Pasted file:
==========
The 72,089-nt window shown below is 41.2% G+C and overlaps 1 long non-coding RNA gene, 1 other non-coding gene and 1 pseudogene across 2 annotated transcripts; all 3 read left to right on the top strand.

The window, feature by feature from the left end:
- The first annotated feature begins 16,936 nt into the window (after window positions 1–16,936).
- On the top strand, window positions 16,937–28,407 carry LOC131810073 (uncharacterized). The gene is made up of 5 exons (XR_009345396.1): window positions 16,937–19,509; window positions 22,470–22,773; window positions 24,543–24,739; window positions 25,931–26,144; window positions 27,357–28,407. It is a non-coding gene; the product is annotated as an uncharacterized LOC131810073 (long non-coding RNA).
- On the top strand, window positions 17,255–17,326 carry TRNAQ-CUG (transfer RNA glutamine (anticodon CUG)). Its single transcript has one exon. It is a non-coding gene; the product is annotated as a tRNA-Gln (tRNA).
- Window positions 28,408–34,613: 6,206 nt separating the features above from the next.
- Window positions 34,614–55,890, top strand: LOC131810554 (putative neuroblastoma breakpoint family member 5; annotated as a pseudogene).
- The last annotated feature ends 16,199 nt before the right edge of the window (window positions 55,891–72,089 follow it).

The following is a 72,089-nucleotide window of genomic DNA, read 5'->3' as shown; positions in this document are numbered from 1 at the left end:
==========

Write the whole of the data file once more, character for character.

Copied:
The 72,089-nt window shown below is 41.2% G+C and overlaps 1 long non-coding RNA gene, 1 other non-coding gene and 1 pseudogene across 2 annotated transcripts; all 3 read left to right on the top strand.

The window, feature by feature from the left end:
- The first annotated feature begins 16,936 nt into the window (after window positions 1–16,936).
- On the top strand, window positions 16,937–28,407 carry LOC131810073 (uncharacterized). The gene is made up of 5 exons (XR_009345396.1): window positions 16,937–19,509; window positions 22,470–22,773; window positions 24,543–24,739; window positions 25,931–26,144; window positions 27,357–28,407. It is a non-coding gene; the product is annotated as an uncharacterized LOC131810073 (long non-coding RNA).
- On the top strand, window positions 17,255–17,326 carry TRNAQ-CUG (transfer RNA glutamine (anticodon CUG)). Its single transcript has one exon. It is a non-coding gene; the product is annotated as a tRNA-Gln (tRNA).
- Window positions 28,408–34,613: 6,206 nt separating the features above from the next.
- Window positions 34,614–55,890, top strand: LOC131810554 (putative neuroblastoma breakpoint family member 5; annotated as a pseudogene).
- The last annotated feature ends 16,199 nt before the right edge of the window (window positions 55,891–72,089 follow it).

The following is a 72,089-nucleotide window of genomic DNA, read 5'->3' as shown; positions in this document are numbered from 1 at the left end: